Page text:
This year marks the 100th anniversary of the end of the First World War.
Young nurse, Gemma, is struggling with the traumas she has witnessed through her job in the NHS. Needing to escape from it all, Gemma agrees to help renovate a rundown farmhouse in Doullens, France, a town near the Somme. There, in a boarded-up cupboard, wrapped in old newspapers, is a tin that reveals the secret letters and heartache of Alice Le Breton, a young volunteer nurse who worked in a casualty clearing station near the front line.
Set in the present day and during the horrifying years of the war, both woman discover deep down the strength and courage to carry on in even the most difficult of times. Through Alice’s words and her unfailing love for her sweetheart at the front, Gemma learns to truly live again.
This is a beautifully written epic historical novel that will take your breath away.
Available to buy here on eBook on 12th October and Paperback 27th December 2018 published by HarperImpulse
This book is a blend of historical & contemporary romantic fiction. I’ve recently read a couple of books that follow the formula of simultaneously telling stories based in the present and the past; The Poppy Field is an exquisite example of how this can be blended in to a wonderful story involving two brave and strong females, 100 years apart.
The story of Alice Le Breton, a young nurse with little experience in some of the worst WW1 battlefields in France was heartbreaking as you acknowledge what so many young men and women experienced during this war. With the upcoming Armistice centenary, it is especially poignant to remember the horrors of war. My great-grandfather was injured in a gas attack in France, he was cared for in a hospital there for some months after before returning home and he suffered many long term effects throughout his life, yet he was seen as one of the lucky ones. To read in this story the gruelling experiences of both the nurses and the soldiers who experienced mustard gas attacks (as well as other injuries from explosions) was particularly touching because of my great-grandfather.
The modern day story of nurse Gemma who is doing up a dilapidated farm cottage in France was more subtle, but equally a powerful story of a woman following her own path and dreams. As the story unfolds and you see how the two women are interlinked, a century apart, you get a feeling of how history sets us all on a path and that even from the most devastating of situations we can find our true purpose.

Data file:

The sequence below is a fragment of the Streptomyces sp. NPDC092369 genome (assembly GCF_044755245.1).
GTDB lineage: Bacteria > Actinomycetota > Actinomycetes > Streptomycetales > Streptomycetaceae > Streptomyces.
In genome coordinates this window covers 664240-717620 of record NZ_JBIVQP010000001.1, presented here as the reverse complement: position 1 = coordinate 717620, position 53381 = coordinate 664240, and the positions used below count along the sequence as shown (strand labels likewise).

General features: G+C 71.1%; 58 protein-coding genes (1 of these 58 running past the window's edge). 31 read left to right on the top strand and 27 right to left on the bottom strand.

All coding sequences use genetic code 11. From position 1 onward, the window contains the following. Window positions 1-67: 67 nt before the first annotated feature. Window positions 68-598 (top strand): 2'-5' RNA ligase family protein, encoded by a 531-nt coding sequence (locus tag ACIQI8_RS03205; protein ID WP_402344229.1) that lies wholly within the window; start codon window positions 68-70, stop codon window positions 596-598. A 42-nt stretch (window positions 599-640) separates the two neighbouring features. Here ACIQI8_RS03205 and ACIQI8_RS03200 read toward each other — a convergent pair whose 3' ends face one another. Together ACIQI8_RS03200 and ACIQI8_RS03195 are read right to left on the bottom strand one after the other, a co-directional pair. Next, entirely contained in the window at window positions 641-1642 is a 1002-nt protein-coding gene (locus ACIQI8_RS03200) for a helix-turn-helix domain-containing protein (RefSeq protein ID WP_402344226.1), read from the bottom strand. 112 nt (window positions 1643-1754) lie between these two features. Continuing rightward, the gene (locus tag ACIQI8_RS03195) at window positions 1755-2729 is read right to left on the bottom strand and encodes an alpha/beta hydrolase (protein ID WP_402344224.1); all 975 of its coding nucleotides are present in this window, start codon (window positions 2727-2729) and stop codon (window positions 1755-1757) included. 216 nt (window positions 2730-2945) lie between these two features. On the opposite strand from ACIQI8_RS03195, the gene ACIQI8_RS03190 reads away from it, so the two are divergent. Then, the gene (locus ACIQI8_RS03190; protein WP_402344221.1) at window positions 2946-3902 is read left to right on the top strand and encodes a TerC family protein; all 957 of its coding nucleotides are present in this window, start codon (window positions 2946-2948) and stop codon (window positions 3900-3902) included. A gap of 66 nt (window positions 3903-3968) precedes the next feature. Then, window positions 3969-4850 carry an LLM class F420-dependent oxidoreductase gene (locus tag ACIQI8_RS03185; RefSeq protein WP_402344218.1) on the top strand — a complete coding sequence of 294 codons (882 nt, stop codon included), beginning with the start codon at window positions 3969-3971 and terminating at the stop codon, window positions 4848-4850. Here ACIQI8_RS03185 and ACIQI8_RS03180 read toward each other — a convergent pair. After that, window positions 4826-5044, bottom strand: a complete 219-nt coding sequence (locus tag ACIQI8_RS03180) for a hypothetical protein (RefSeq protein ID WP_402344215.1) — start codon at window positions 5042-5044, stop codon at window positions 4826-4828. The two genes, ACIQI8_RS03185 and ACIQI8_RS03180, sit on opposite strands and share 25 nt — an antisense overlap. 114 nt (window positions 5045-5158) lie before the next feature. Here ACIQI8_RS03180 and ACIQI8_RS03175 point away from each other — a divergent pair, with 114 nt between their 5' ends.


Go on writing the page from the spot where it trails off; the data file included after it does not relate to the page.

Ever since I watched the film adaptation of The Railway Children as a kid I have always had a bit of a dream about arriving at a run down country cottage and doing it up, which seeing as I hate being cold would probably end up a complete nightmare; however, this book connected with that childhood fairytale of mine and the cottage itself is steeped in history so I could picture its charm.
I am honest and I did drop a star in rating this due to a few occasions it needed, in my opinion, tighter sequence editing and correction. The odd typo or word missing usually doesn’t bother me but a few really jarred my reading flow, and a couple of the past-present sequences were a bit misaligned which I felt could have been written in a way to blend more. Hopefully these things will be tweaked with final edits because it is a wonderful story that leaves you uplifted and thinking about it after the final page.
Thank you to Rachel’s Random Resources and the publisher for inviting me on the blog tour and provided a free copy of this book in order for me to give my unedited review.
About The Author:
Deborah Carr lives on the island of Jersey in the Channel Islands with her husband, two children and three rescue dogs. She became interested in books set in WW1 when researching her great-grandfather’s time as a cavalryman in the 17th 21st Lancers.
She is part of ‘The Blonde Plotters’ writing group and was Deputy Editor on the online review site, Novelicious.com for seven years. Her debut historical romance, Broken Faces, is set in WW1 and was runner-up in the 2012 Good Housekeeping Novel Writing Competition and given a ‘special commendation’ in the Harry Bowling Prize that year. The Poppy Field is her second historical novel.
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Please view other reviews on the blog tour stops below